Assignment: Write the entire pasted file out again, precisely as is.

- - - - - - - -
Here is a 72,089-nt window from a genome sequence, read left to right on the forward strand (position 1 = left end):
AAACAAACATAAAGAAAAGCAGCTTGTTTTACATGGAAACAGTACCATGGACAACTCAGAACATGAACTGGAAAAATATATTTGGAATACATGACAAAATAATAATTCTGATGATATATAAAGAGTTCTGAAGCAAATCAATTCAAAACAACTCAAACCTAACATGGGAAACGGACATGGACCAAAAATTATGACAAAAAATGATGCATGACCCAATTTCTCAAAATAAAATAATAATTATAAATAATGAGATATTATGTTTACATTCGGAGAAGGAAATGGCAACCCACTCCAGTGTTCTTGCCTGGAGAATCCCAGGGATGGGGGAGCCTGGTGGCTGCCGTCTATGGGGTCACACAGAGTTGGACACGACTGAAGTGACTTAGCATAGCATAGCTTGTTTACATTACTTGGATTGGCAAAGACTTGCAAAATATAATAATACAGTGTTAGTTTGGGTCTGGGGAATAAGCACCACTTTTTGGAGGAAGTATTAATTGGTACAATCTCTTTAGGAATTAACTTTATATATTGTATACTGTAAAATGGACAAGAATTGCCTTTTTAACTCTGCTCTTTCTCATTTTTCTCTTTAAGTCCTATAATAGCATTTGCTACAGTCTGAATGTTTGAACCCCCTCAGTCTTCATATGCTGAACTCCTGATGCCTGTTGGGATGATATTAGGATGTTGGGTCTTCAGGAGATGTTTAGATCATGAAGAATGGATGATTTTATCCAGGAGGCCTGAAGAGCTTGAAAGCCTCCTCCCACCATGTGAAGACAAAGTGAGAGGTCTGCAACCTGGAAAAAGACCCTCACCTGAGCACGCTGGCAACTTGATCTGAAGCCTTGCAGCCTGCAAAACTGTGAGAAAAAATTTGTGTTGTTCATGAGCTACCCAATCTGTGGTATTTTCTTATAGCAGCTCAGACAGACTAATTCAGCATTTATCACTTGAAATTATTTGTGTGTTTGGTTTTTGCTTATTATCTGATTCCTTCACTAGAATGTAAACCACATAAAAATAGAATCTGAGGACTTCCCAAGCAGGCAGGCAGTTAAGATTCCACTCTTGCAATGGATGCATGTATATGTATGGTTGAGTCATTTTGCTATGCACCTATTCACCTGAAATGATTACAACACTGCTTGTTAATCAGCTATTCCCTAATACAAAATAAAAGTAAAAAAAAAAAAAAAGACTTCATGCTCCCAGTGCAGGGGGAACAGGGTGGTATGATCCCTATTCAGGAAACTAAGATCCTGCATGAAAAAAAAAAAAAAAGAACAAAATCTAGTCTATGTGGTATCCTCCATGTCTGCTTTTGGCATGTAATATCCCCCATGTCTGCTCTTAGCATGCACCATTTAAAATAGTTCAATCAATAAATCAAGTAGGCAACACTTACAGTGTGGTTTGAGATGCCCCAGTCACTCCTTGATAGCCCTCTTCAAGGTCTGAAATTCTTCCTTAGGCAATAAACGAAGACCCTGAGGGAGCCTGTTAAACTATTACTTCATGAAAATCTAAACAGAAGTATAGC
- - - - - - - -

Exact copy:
Here is a 72,089-nt window from a genome sequence, read left to right on the forward strand (position 1 = left end):
AAACAAACATAAAGAAAAGCAGCTTGTTTTACATGGAAACAGTACCATGGACAACTCAGAACATGAACTGGAAAAATATATTTGGAATACATGACAAAATAATAATTCTGATGATATATAAAGAGTTCTGAAGCAAATCAATTCAAAACAACTCAAACCTAACATGGGAAACGGACATGGACCAAAAATTATGACAAAAAATGATGCATGACCCAATTTCTCAAAATAAAATAATAATTATAAATAATGAGATATTATGTTTACATTCGGAGAAGGAAATGGCAACCCACTCCAGTGTTCTTGCCTGGAGAATCCCAGGGATGGGGGAGCCTGGTGGCTGCCGTCTATGGGGTCACACAGAGTTGGACACGACTGAAGTGACTTAGCATAGCATAGCTTGTTTACATTACTTGGATTGGCAAAGACTTGCAAAATATAATAATACAGTGTTAGTTTGGGTCTGGGGAATAAGCACCACTTTTTGGAGGAAGTATTAATTGGTACAATCTCTTTAGGAATTAACTTTATATATTGTATACTGTAAAATGGACAAGAATTGCCTTTTTAACTCTGCTCTTTCTCATTTTTCTCTTTAAGTCCTATAATAGCATTTGCTACAGTCTGAATGTTTGAACCCCCTCAGTCTTCATATGCTGAACTCCTGATGCCTGTTGGGATGATATTAGGATGTTGGGTCTTCAGGAGATGTTTAGATCATGAAGAATGGATGATTTTATCCAGGAGGCCTGAAGAGCTTGAAAGCCTCCTCCCACCATGTGAAGACAAAGTGAGAGGTCTGCAACCTGGAAAAAGACCCTCACCTGAGCACGCTGGCAACTTGATCTGAAGCCTTGCAGCCTGCAAAACTGTGAGAAAAAATTTGTGTTGTTCATGAGCTACCCAATCTGTGGTATTTTCTTATAGCAGCTCAGACAGACTAATTCAGCATTTATCACTTGAAATTATTTGTGTGTTTGGTTTTTGCTTATTATCTGATTCCTTCACTAGAATGTAAACCACATAAAAATAGAATCTGAGGACTTCCCAAGCAGGCAGGCAGTTAAGATTCCACTCTTGCAATGGATGCATGTATATGTATGGTTGAGTCATTTTGCTATGCACCTATTCACCTGAAATGATTACAACACTGCTTGTTAATCAGCTATTCCCTAATACAAAATAAAAGTAAAAAAAAAAAAAAAGACTTCATGCTCCCAGTGCAGGGGGAACAGGGTGGTATGATCCCTATTCAGGAAACTAAGATCCTGCATGAAAAAAAAAAAAAAAGAACAAAATCTAGTCTATGTGGTATCCTCCATGTCTGCTTTTGGCATGTAATATCCCCCATGTCTGCTCTTAGCATGCACCATTTAAAATAGTTCAATCAATAAATCAAGTAGGCAACACTTACAGTGTGGTTTGAGATGCCCCAGTCACTCCTTGATAGCCCTCTTCAAGGTCTGAAATTCTTCCTTAGGCAATAAACGAAGACCCTGAGGGAGCCTGTTAAACTATTACTTCATGAAAATCTAAACAGAAGTATAGC